By Caesar Zvayi
Despite being a landlocked country, Zimbabwe takes the implementation of United Nations Sustainable Development Goal 14 seriously, Environment, Water and Climate Minister Oppah Muchinguri-Kashiri has said. Addressing a partnership dialogue on sustainable fisheries here yesterday, Minister Muchinguri-Kashiri called for a holistic approach to sustainable fisheries that includes addressing all forms of pollution.
“Despite Zimbabwe being a landlocked country, the country takes the implementation of SDG 14 seriously.
“Good land use and agricultural practices have a bearing on sustainable fisheries,” she said.
“Poor practices are a source of pollution, for example, misuse of fertilisers and pesticides can affect river systems.
“Polluted waters also end up in oceans through the river systems,” Minister Muchinguri-Kashiri said.
She also pointed out that Zimbabwe has extensive inland water resources with over 10 000 medium to large dams.
“In these inland water bodies, there are over 50 000 small-scale artisanal fisheries with fishing permits.
“These small-scale artisanal fisheries are contributing significantly to the achievement of SDGs (number 2 and 3), which focus on ending hunger, achieving food security, improving nutrition and ensuring healthy lives and well-being for our people,” she said.
Minister Muchinguri-Kashiri told delegates that Government had launched a command fishing programme to ensure local communities benefit from fish stocks.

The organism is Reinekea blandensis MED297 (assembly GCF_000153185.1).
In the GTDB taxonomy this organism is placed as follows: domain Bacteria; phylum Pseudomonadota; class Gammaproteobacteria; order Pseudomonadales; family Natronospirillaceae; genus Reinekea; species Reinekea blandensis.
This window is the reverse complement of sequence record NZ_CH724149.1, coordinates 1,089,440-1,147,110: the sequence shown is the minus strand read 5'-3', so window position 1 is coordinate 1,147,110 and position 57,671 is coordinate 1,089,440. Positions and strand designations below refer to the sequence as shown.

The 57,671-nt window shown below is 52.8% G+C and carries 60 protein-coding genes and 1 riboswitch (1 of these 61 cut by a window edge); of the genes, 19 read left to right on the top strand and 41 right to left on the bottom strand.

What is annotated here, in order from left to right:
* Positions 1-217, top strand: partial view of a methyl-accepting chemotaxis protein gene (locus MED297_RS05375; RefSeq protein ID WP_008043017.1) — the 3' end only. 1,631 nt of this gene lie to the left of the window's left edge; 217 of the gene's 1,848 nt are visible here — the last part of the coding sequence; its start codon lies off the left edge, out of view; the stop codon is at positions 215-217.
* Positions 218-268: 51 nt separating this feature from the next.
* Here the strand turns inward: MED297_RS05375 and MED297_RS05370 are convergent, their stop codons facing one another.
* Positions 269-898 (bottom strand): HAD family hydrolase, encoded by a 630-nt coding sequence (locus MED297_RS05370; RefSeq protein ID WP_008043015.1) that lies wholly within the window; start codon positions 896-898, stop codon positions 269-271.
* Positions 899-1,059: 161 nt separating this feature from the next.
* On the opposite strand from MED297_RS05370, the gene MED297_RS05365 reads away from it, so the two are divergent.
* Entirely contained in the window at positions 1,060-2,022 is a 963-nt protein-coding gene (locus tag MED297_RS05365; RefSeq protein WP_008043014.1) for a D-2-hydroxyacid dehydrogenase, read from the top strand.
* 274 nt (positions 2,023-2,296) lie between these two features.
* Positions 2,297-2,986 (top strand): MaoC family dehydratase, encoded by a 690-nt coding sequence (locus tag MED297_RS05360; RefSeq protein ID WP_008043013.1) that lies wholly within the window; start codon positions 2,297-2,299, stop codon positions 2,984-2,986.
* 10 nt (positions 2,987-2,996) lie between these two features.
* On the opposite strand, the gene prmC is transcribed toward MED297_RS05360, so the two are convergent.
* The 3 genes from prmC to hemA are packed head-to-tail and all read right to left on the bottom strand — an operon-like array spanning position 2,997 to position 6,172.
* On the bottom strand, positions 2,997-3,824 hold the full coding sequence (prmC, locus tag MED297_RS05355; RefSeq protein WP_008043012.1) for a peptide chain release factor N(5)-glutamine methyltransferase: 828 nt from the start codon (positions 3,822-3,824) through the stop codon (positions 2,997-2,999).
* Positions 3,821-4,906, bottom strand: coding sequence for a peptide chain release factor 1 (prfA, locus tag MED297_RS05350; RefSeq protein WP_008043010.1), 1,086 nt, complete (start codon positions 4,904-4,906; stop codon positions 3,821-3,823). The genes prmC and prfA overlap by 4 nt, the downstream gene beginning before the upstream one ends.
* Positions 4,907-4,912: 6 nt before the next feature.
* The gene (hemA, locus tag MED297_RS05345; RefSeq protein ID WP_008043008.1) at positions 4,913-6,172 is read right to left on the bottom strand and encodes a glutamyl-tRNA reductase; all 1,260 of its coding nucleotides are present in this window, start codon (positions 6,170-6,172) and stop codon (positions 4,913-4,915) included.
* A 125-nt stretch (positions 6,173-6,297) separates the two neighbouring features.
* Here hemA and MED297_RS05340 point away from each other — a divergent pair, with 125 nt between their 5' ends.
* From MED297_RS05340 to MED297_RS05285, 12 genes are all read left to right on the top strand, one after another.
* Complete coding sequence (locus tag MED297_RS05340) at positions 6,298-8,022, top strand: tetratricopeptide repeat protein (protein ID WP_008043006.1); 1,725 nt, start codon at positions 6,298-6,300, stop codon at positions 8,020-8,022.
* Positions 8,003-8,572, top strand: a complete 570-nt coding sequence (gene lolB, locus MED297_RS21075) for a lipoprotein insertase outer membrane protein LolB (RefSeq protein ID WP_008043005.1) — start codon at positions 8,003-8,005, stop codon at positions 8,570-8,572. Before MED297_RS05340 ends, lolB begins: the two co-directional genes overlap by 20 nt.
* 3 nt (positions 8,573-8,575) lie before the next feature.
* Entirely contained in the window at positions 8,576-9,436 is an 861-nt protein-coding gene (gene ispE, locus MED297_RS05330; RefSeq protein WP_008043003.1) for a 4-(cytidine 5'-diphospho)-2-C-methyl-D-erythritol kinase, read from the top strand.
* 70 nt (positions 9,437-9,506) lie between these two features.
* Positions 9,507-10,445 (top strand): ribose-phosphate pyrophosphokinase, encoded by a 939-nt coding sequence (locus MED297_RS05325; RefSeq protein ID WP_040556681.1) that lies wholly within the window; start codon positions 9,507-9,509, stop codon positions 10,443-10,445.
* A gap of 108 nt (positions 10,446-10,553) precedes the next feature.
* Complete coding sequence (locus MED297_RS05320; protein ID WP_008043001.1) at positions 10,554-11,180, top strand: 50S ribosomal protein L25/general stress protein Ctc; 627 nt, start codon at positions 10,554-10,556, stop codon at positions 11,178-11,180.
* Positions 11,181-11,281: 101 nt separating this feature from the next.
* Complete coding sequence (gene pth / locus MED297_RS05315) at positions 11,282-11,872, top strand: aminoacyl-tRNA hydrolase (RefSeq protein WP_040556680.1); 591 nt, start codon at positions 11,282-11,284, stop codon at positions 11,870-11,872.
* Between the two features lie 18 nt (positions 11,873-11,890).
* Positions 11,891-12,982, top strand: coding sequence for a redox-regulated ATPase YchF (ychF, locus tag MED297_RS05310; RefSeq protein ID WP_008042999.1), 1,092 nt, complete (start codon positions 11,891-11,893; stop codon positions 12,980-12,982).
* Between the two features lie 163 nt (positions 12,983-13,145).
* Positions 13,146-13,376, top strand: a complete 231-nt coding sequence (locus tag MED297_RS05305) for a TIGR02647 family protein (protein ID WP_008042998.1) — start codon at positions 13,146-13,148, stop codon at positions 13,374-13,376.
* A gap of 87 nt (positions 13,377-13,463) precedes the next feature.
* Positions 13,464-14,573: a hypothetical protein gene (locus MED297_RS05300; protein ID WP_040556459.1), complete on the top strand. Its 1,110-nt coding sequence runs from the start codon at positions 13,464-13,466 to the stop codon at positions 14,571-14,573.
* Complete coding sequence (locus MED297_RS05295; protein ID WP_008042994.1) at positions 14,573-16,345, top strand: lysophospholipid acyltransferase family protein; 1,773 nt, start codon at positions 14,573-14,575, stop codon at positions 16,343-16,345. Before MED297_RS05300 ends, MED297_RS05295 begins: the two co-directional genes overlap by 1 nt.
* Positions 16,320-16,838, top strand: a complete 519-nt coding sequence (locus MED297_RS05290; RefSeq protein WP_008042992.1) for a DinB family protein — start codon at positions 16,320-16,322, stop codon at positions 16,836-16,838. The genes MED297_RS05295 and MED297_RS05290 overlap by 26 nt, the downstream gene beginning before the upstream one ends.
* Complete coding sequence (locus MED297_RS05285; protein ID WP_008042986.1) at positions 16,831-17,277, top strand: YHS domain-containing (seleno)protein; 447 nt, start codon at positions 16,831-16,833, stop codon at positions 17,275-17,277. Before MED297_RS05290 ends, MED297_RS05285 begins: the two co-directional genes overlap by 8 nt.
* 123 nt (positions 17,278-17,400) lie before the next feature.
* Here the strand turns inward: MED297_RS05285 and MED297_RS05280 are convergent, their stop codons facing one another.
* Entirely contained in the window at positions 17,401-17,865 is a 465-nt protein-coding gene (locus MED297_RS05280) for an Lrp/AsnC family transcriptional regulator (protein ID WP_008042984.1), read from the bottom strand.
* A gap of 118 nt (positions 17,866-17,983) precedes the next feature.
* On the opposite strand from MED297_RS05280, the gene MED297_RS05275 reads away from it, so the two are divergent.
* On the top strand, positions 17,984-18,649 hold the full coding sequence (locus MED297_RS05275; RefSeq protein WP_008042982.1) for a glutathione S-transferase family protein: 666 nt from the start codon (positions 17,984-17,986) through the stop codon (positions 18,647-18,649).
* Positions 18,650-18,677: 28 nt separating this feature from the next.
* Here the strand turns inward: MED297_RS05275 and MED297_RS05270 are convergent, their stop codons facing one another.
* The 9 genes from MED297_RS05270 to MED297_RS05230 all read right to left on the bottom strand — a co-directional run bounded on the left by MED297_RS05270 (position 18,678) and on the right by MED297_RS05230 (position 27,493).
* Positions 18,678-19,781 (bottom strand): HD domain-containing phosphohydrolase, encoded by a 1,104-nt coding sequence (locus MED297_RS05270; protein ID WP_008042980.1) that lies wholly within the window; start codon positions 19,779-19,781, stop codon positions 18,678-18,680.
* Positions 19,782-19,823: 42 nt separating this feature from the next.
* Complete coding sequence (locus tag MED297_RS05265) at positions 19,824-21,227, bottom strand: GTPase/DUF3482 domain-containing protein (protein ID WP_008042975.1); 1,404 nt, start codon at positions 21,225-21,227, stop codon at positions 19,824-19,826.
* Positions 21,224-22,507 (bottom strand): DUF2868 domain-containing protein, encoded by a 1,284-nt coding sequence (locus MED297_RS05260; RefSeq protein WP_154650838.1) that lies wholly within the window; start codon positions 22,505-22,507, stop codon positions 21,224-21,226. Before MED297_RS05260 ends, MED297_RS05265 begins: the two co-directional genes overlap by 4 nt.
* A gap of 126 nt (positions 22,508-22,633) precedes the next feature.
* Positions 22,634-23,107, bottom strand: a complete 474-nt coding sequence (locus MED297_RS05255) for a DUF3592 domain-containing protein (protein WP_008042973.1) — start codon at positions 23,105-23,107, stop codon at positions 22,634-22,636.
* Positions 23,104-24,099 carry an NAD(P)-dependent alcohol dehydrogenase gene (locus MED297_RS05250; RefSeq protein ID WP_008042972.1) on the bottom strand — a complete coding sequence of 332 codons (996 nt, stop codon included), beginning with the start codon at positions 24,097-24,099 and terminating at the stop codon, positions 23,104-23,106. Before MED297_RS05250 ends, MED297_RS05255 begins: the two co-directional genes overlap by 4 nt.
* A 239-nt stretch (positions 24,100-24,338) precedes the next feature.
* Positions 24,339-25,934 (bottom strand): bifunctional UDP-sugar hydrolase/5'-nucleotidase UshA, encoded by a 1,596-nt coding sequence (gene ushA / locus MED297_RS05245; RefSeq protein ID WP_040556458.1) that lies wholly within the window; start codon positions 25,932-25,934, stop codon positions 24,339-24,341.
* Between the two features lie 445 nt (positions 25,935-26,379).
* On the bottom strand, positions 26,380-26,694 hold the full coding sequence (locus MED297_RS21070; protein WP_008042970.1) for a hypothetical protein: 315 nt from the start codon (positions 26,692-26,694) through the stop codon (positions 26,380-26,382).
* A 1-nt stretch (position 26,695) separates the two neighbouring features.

“My Government has embarked on a Command Fisheries Programme, which will be largely driven by rural communities, mostly women and youths at small-scale artisanal fisheries level.
“In order to make this programme sustainable, the Government has partnered the private sector and NGOs to provide technical expertise on breeding and management of fish stocks,” she said.
Minister Muchinguri-Kashiri called for drastic measures by all member States to ensure that the goals of SDG 14 are met.
“In the case of Zimbabwe, we have the Zimbabwe Parks and Wildlife Management Authority mandated to enforce fisheries policy and legislation.
“Enforcement is carried out in collaboration with other law enforcement agencies such as the police.
“We also have regional partnerships such as the Zambezi River Authority between Zimbabwe and Zambia.
“We also have bilateral partnerships with Mozambique and South Africa in managing fish stocks in shared water courses,” she said.
Sustainability, Minister Muchinguri-Kashiri said, rested on involving and ensuring that local communities benefited from fish stocks.
“Zimbabwe has put in place mechanisms to ensure that communities are benefiting economically from the resource. We believe the only way to ensure sustainability is to incentivise communities and include them in all decision making processes in fisheries management,” she said.
The Sustainable Fisheries Dialogue was one of seven such dialogues that constitute the programme of the ongoing Oceans Conference that ends tomorrow.